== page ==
The call to Colleen was from her niece, studying physical therapy at Northwestern University. She asked a question you don't hear every day: would you be interested in coming to my class and answering questions about MS from my teacher and fellow students?

        Hm, what do you say to that: complete strangers staring at you and asking you questions about... who knows what they'll ask? But sometimes a mischievous dimple winks from Colleen's cheek. Sure, she said, I'll do it.

         "I loved doing student labs," she says. "The students are brilliant and said hands-on with a neuro patient helped them better understand how physical therapy helps with MS." 

        They all liked the experience so much that she appeared the next three years as well, the last time remotely (with Dan's tech help). It was fulfilling, and surprising how fun – but kind of not. Because Colleen was also volunteering in another role. 

        The local hospital was knocking down its aquatics center, relied on by Colleen and many others for MS Aquatics and water fitness. "This became my exercise and support group," she says. She helped organized a protest campaign (Saved OPHFC on Facebook), and they won and saved 100 jobs! The renamed Orland Park Health and Fitness Center remains open, and pending Covid, will offer MS Aquatics and MS Yoga.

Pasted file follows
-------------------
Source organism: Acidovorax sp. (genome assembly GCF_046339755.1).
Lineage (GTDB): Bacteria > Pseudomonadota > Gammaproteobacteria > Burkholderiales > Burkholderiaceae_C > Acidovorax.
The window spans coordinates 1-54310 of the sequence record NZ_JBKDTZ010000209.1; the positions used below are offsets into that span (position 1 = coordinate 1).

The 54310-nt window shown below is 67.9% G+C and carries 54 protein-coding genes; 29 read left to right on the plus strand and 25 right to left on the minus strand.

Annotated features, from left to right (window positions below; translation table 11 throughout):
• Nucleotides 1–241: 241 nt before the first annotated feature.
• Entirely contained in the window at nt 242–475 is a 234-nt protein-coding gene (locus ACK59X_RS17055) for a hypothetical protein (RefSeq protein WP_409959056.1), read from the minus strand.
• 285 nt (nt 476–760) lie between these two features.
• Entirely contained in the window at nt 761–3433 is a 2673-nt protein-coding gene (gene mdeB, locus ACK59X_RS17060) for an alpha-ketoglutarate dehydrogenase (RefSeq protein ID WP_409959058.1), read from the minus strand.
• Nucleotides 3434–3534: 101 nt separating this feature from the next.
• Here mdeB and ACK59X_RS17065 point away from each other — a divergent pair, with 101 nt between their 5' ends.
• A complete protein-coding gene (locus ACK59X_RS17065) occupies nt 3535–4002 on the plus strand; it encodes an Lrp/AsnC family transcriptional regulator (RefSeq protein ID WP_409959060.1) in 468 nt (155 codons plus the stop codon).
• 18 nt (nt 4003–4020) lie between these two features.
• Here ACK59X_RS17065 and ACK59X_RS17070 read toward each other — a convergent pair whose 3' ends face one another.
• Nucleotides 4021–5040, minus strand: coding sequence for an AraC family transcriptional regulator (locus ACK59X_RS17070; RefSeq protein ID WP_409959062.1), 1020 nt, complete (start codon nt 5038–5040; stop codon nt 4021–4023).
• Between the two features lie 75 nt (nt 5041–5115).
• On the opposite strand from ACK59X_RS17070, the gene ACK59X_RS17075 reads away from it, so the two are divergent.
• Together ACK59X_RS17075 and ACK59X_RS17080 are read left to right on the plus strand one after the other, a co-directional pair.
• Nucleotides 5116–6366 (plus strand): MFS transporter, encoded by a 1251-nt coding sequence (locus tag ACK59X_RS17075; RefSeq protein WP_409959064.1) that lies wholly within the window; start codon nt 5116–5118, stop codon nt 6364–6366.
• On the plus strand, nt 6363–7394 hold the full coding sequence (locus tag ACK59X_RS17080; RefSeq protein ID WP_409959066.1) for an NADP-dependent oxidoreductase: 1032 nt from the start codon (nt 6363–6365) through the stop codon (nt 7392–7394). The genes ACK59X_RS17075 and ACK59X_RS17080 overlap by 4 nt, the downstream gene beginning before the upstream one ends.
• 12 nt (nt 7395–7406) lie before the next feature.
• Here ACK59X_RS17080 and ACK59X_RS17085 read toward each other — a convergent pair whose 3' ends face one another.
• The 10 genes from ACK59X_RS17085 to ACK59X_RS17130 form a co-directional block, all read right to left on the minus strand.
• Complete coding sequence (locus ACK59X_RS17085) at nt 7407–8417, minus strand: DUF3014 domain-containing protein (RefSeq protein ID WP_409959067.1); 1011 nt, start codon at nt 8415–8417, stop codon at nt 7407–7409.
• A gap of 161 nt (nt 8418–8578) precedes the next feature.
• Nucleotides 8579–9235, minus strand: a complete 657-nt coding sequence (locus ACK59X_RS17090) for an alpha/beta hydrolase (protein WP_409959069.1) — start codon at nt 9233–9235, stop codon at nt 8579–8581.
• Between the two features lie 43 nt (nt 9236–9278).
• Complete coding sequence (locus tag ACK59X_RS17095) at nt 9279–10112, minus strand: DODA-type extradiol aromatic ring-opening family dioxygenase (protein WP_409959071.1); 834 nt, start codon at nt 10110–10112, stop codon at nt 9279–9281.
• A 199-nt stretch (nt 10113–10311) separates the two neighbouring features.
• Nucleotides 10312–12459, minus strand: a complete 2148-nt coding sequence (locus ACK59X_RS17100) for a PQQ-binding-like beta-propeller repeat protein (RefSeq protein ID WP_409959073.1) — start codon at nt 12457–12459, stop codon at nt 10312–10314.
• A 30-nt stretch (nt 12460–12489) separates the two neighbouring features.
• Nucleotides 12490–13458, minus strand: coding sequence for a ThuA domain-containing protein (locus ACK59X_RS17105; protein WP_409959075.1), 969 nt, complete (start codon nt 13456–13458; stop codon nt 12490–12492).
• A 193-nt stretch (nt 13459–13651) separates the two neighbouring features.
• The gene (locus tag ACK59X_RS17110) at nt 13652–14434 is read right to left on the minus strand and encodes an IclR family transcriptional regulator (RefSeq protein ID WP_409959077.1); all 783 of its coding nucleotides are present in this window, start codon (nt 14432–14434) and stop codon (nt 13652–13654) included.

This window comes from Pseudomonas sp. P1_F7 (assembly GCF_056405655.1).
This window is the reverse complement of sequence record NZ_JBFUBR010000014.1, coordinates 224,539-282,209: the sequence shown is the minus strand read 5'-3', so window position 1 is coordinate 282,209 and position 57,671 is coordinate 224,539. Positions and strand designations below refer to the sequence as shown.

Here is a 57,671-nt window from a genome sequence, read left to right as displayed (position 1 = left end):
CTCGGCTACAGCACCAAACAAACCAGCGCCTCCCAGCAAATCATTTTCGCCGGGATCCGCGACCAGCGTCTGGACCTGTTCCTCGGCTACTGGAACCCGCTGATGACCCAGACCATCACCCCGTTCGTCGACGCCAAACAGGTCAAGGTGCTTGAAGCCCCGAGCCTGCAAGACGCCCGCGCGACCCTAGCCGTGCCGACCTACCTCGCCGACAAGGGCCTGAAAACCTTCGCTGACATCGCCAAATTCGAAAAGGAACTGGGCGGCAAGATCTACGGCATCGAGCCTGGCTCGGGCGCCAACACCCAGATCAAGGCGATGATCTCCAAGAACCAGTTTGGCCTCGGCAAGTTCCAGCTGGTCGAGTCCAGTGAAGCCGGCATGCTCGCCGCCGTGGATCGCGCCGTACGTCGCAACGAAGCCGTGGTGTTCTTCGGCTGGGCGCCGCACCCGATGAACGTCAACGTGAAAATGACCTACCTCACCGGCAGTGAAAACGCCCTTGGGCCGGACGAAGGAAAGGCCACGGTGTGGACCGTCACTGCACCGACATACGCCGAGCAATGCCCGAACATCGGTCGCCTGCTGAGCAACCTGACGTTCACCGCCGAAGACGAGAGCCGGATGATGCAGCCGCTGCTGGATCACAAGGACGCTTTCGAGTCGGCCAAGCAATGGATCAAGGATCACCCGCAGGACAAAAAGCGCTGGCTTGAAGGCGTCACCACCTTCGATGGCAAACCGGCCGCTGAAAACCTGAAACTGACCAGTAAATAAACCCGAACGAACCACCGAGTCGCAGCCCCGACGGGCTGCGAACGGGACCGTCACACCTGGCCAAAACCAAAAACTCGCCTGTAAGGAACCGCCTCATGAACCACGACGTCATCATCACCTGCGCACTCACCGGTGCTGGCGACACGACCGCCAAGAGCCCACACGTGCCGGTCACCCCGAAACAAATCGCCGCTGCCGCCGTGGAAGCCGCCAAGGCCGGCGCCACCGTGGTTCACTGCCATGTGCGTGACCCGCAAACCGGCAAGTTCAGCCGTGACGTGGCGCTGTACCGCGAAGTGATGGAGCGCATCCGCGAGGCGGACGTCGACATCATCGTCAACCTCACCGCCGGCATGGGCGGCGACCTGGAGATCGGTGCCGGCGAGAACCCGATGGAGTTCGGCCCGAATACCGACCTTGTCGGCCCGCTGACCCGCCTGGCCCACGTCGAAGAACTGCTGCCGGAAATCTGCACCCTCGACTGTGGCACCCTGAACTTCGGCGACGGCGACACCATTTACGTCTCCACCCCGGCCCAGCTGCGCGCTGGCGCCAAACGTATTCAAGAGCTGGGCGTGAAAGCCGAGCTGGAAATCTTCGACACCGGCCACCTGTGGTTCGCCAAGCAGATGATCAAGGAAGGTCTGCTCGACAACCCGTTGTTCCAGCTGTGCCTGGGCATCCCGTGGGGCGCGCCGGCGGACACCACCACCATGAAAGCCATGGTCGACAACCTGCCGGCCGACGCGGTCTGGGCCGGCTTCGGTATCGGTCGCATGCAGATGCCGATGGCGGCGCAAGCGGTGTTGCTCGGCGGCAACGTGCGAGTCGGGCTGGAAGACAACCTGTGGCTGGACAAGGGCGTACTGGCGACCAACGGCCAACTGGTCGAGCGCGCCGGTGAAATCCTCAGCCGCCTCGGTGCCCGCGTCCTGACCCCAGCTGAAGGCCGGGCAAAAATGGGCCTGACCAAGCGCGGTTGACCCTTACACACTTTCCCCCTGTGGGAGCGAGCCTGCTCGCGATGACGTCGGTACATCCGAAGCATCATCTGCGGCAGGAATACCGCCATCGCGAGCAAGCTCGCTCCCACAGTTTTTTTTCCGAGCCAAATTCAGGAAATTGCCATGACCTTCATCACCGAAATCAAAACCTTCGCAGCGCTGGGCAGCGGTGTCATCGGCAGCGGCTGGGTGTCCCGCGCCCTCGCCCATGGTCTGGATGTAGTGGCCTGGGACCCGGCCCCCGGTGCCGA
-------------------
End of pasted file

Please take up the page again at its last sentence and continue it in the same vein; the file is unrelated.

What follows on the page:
Don't rile up the red scooter mom: Colleen Voith in action

        "It was so fun. I love to volunteer. It makes me feel good to help others, especially those newly diagnosed," she says. "The best therapy for me was fundraising and volunteering for various events."

        Another event Colleen took part in was Skydiving for MS in Rochelle, Illinois, when she jumped out of an airplane (twice, because Colleen) along with Dan and some 20 other family and friends over the years, codename: "Colleen's Commandos." But just as important, she started lending a hand to the volunteers organizing the event, Cecile and Dave Perez, who had grown it from a one-person fundraiser to a yearly occasion that drew people from across the country. During the year, Colleen helped Cecile raise donations and raffle-items from local businesses.

        "It was the best time ever! I really can't see going back," Colleen says, but the dimple gives her away, "but you never know."